PeopleSoft has decided to set a new trend by announcing it will focus heavily on Enterprise Service Automation (ESA) in the coming year.
President and CEO Craig Conway told attendees of PeopleSoft Connect in Atlanta that service spending is huge for organizations, and automating the process is an important part of building a collaborative enterprise.
Conway said recent studies showed the majority of spending is not MRO, but service spending, “and there’s been virtually no automation of this spending.”
He added that service spending is hard to manage. “It’s a combination of human management, procurement and financial management.”
PeopleSoft started by working on control of spending with temps and contract workers. PeopleSoft ESA was officially launched at the conference, but Conway told Connect delegates that in six months it has sold more than 80 implementations.
He said PeopleSoft’s ESA is an integrated suite for management of all types of service in one’s company, including resource management, project management, time and billing, travel contracts and embedded analytics.
“ESA is at the same stage right now that CRM was at four or five years ago,” Conway said. “You’re going to see an enormous amount of resources committed to ESA by PeopleSoft.”
Conway also touched on PeopleSoft’s portals in his keynote.
He called this the most exciting time in technology’s history.
“There are certain points in the history of technology where technology changed the world,” he said, pointing to the introduction of the mainframe, mini-computer, PC and the Internet as key points in time.
He said portals are an intelligent use of the Internet. He stressed that PeopleSoft has a pure Internet portal structure, with no code on the client.
“There are huge benefits of moving core business processes to the Internet,” Conway said. “There is of course cost reduction. But the real benefit is the impact on the business processes themselves. Core business processes become lightning fast. Communication is instantaneous. This is the new way of doing business.”
Conway gives away his keys
Conway also offered his top ten keys to building a collaborative enterprise to Connect attendees. He told delegates at the user conference that the first step is to standardize business processes.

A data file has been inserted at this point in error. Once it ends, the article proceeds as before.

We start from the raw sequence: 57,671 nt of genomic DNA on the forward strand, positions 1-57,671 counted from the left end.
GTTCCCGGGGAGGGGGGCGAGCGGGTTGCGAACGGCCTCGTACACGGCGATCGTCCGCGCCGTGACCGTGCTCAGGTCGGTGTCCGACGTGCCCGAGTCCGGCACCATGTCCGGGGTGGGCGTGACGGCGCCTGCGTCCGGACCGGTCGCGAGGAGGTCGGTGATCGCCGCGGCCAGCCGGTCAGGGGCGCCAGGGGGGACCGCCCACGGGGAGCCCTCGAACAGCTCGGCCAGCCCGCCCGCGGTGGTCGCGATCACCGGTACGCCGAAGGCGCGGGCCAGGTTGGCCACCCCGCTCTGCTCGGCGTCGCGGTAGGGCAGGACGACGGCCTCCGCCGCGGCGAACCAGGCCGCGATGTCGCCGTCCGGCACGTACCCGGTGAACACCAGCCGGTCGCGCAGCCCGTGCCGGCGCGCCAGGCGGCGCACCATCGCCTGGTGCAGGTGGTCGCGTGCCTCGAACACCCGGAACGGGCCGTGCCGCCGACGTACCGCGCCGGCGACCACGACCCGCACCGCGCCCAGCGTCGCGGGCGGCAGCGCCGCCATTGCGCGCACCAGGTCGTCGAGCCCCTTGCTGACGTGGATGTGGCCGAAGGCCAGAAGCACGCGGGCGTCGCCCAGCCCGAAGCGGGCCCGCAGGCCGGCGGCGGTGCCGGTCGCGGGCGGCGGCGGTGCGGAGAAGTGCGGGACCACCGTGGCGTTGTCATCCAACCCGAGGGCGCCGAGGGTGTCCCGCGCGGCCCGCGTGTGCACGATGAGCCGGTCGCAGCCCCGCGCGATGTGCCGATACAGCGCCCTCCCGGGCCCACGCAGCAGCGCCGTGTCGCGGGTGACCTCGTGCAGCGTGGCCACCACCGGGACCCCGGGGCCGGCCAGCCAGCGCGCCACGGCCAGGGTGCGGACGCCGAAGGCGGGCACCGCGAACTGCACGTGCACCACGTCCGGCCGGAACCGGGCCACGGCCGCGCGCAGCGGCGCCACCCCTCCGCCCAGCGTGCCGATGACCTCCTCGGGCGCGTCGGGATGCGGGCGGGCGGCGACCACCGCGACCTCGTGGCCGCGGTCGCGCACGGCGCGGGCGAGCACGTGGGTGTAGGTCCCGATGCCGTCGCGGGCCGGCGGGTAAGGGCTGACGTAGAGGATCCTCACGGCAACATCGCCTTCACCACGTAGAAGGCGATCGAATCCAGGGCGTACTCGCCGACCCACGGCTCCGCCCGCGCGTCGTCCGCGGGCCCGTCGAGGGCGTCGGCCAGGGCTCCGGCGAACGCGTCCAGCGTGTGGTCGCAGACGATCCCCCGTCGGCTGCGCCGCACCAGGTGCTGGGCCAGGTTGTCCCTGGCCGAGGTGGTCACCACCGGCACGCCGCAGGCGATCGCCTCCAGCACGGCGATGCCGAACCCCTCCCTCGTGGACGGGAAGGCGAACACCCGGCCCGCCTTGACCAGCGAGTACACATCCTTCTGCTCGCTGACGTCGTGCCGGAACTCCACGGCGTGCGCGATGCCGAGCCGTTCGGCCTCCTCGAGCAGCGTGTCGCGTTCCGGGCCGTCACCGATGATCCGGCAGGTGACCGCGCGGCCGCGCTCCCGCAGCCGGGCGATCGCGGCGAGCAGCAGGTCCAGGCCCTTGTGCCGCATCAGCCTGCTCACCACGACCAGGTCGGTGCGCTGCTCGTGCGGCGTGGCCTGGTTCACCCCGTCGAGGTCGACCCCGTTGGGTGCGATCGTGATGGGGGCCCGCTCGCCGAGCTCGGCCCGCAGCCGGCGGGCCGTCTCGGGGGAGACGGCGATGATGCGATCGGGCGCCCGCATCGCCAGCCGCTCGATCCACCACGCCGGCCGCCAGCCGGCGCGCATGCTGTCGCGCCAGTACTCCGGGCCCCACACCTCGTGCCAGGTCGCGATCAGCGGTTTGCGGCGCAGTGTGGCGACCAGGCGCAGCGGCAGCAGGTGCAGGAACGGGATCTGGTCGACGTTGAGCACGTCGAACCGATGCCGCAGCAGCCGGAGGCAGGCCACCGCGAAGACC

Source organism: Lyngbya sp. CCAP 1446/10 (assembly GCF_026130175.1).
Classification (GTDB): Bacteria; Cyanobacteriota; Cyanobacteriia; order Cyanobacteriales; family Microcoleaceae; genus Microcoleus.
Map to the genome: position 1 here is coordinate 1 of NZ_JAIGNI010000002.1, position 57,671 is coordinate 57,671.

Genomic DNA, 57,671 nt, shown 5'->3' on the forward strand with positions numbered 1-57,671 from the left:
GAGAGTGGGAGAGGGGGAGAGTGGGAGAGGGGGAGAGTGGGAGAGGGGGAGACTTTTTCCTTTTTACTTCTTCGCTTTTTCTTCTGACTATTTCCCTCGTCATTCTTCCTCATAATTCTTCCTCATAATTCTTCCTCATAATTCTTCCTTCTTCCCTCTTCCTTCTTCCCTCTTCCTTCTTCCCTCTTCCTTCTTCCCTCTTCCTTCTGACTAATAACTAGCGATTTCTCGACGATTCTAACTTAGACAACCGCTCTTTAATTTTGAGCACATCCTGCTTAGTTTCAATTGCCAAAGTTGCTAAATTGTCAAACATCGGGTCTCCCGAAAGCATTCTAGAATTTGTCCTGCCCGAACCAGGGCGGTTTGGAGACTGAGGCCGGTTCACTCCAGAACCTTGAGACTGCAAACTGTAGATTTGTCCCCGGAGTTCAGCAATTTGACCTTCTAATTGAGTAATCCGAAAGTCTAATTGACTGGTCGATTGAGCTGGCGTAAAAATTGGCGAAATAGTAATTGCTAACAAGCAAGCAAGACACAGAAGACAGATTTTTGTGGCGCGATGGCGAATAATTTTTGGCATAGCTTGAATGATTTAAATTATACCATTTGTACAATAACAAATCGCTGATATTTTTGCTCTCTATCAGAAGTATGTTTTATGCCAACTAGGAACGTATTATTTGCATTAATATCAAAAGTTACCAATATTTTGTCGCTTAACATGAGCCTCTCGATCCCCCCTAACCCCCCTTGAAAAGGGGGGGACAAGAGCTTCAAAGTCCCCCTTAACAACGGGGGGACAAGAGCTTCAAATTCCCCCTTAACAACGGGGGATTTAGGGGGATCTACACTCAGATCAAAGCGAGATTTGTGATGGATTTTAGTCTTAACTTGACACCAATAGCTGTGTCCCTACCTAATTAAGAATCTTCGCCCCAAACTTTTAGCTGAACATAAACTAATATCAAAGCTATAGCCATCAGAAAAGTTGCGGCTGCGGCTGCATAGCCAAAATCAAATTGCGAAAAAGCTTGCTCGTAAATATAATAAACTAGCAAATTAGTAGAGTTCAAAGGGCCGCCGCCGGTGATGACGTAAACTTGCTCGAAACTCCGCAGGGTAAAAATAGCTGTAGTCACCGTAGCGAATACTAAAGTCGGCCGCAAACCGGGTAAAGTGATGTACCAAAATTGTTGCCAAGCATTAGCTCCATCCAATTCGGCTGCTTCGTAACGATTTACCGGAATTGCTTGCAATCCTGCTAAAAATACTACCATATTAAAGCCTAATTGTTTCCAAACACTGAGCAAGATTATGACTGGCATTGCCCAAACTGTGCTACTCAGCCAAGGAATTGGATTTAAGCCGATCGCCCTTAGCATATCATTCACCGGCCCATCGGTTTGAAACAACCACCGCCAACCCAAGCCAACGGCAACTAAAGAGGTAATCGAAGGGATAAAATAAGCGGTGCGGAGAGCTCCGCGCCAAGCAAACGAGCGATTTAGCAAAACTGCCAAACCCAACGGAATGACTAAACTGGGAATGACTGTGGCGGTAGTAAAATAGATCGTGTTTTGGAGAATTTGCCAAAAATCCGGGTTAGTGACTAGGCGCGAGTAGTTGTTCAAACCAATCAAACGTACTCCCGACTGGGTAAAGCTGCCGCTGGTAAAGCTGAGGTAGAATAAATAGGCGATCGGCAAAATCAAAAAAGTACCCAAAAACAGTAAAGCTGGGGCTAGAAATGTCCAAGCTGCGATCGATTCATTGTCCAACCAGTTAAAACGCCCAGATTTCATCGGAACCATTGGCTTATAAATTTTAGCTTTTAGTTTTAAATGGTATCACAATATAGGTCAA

“Organizations need to be standardized across regions, across countries and across offices,” Conway said. “If those processes are different that is usually because of people or history.”
His second key was a pure Internet architecture. “If you’re going to reach out and you have code residing on a client, you’ll never get there. If you’re asking people to get information off your clients, you’ll never get there.”
His next recommendation was to minimize customization. “Some customization is good, but when you extensively customize an out-of-the-box, it becomes customized software and that is hard to work with,” Conway said.
He urged people to hold vendors responsible
“Number five is to accommodate multiple databases. I’m amazed when companies buy software that only works with one database,” Conway said.
“What happens if you acquire a company that is running a different database? Do you have to shut down? Do you have to wait to integrate all the data?” he asked.
The sixth piece was to have highly scalable applications. “At one time we only had to support a limited number of users. Today you need an enterprise software that can support all those who need access to your information,” he said.
Conway broke that number down, showing it can quickly become hundreds of thousands of people accessing your information.
“Global. We are global now and so number seven is multi-lingual, multi-currency businesses. Every company today operates on an international scale, so your system software has to be multi-lingual and multi-currency,” he said.
Number eight is interoperability between users.
“You cannot build a collaborative enterprise from one vendor. You need interoperability with internal information.”
His ninth point was embedded business analytics. “Analysis allows you to understand data and business. Your business participants need analytics made available to them,” Conway said.
And his final piece to the collaborative enterprise puzzle was fewer vendors with broader products.
“When businesses put themselves online, they cannot afford to have the system go down,” he said, adding that is especially important if there are a hundred different pieces with support in a hundred different places.
“People are already choosing vendors with broader product lines.”